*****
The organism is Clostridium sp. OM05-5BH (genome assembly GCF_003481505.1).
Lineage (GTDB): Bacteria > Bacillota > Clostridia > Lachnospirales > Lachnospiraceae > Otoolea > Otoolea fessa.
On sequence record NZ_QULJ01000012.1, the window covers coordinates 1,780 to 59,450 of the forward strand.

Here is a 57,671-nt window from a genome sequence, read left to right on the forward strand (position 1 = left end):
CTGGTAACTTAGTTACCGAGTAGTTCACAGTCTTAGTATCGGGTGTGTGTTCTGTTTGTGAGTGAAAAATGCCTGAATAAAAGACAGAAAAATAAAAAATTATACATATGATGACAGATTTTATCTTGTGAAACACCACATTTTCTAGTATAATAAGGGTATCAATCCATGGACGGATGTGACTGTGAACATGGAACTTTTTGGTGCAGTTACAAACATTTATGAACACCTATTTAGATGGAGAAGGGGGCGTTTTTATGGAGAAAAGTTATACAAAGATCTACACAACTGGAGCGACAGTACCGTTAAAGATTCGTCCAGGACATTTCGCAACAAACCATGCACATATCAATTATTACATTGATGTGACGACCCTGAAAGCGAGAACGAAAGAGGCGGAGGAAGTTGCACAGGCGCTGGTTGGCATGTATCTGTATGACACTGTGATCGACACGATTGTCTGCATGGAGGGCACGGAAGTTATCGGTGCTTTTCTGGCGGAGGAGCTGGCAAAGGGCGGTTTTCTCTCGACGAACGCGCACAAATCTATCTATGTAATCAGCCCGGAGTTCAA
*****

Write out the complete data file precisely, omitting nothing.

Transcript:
The organism is Clostridium sp. OM05-5BH (genome assembly GCF_003481505.1).
Lineage (GTDB): Bacteria > Bacillota > Clostridia > Lachnospirales > Lachnospiraceae > Otoolea > Otoolea fessa.
On sequence record NZ_QULJ01000012.1, the window covers coordinates 1,780 to 59,450 of the forward strand.

Here is a 57,671-nt window from a genome sequence, read left to right on the forward strand (position 1 = left end):
CTGGTAACTTAGTTACCGAGTAGTTCACAGTCTTAGTATCGGGTGTGTGTTCTGTTTGTGAGTGAAAAATGCCTGAATAAAAGACAGAAAAATAAAAAATTATACATATGATGACAGATTTTATCTTGTGAAACACCACATTTTCTAGTATAATAAGGGTATCAATCCATGGACGGATGTGACTGTGAACATGGAACTTTTTGGTGCAGTTACAAACATTTATGAACACCTATTTAGATGGAGAAGGGGGCGTTTTTATGGAGAAAAGTTATACAAAGATCTACACAACTGGAGCGACAGTACCGTTAAAGATTCGTCCAGGACATTTCGCAACAAACCATGCACATATCAATTATTACATTGATGTGACGACCCTGAAAGCGAGAACGAAAGAGGCGGAGGAAGTTGCACAGGCGCTGGTTGGCATGTATCTGTATGACACTGTGATCGACACGATTGTCTGCATGGAGGGCACGGAAGTTATCGGTGCTTTTCTGGCGGAGGAGCTGGCAAAGGGCGGTTTTCTCTCGACGAACGCGCACAAATCTATCTATGTAATCAGCCCGGAGTTCAA